Explore potential strategies.
Exam questions or instructions are ambiguous or confusing.
Our knowledge and understanding is different from our students’ and questions that seem clear to us can seem vague, ambiguous or misleading to students. Words or phrases that have very particular meanings and usages in our fields may have different connotations for students from different majors or for students who have different levels of familiarity with the concepts and terms used in the field. Questions may also be confusing because they are culturally-biased, containing phrases, concepts or examples that are unfamiliar to particular groups of students due to their ethnicity, religion, gender, etc. When students have difficulty interpreting the questions or instructions due to ambiguity or bias, it can result in our assessing students’ abilities to decode our questions or examples or “guess” our intentions, instead of our assessing their knowledge and skills regarding the course material.
Ask your TA to sit down and read through the exam to identify potential points of ambiguity or lack of clarity. Have them tell you what they think the questions are asking, or if they are unsure. You can also have your TA take the test and then you can examine their answers to see if they interpreted the questions differently from how you intended or if their answers were missing components that you expected. Use the TA’s feedback to help you rewrite your questions so that what you want students to do is explicit and clearly articulated.
During the exam, allow students to ask questions for clarification and if the questions suggest ambiguity or bias, share your answers with the class. It is likely that if one student is confused by a question, other students are too, although they may not realize it. If you reuse questions across semesters, keep track of the ones that students found ambiguous or confusing so that you can revise them.
Tell students that if they are not clear about what a question is asking, they can rephrase the question or explain what they are answering (e.g., “I think this question is asking for …”) On multiple choice questions, allow students to explain why they are selecting a given response, or if they think multiple answers are correct, to explain why. Examining how students interpreted these questions can help you determine if the question was ambiguous or confusing, and if so, can provide insights into how to revise the question for the future.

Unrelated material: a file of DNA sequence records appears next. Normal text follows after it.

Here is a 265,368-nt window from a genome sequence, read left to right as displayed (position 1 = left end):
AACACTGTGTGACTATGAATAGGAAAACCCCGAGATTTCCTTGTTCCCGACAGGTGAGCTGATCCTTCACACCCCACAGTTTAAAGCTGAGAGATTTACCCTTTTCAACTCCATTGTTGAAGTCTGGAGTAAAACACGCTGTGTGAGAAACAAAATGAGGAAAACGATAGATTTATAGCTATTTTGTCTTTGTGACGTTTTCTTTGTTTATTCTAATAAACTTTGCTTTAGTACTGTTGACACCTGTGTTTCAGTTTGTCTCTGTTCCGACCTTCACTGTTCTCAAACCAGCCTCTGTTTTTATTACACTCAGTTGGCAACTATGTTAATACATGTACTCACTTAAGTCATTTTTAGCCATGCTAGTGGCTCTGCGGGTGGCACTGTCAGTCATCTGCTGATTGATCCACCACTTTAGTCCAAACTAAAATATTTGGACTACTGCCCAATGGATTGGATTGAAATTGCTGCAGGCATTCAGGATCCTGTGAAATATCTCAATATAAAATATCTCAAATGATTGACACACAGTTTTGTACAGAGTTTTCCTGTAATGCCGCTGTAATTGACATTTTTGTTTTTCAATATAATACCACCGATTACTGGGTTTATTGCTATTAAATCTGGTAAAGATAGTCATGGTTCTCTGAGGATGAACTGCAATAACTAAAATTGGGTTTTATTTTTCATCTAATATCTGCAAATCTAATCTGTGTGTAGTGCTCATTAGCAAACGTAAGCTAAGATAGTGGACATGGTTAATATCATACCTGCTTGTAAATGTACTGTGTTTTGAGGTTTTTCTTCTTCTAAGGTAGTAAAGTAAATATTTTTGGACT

After the exam, review the exam performance and re-examine questions on which many students performed poorly. If their answers are similar but wrong, see if you can determine if the errors were due to misinterpreting the question or not recognizing the requirements. If your best performing students performed poorly on certain questions, review their answers to help you determine if most of them had the same misinterpretation or wrong answer. This might be an indication of a particularly difficult item or it might be the result of a poorly constructed item. If the latter, you can remove these items from the total score so that you get a more accurate assessment of knowledge.
Read over your exam while keeping an eye out for questions that contain examples, scenarios, idioms, etc. that may be unfamiliar to particular groups of students. For example, contextualizing questions using American sports, public figures or idioms can confuse students from other cultures, generations, genders, etc. and make it difficult for them to reason and apply their knowledge effectively. (Cultural Variations pdf)
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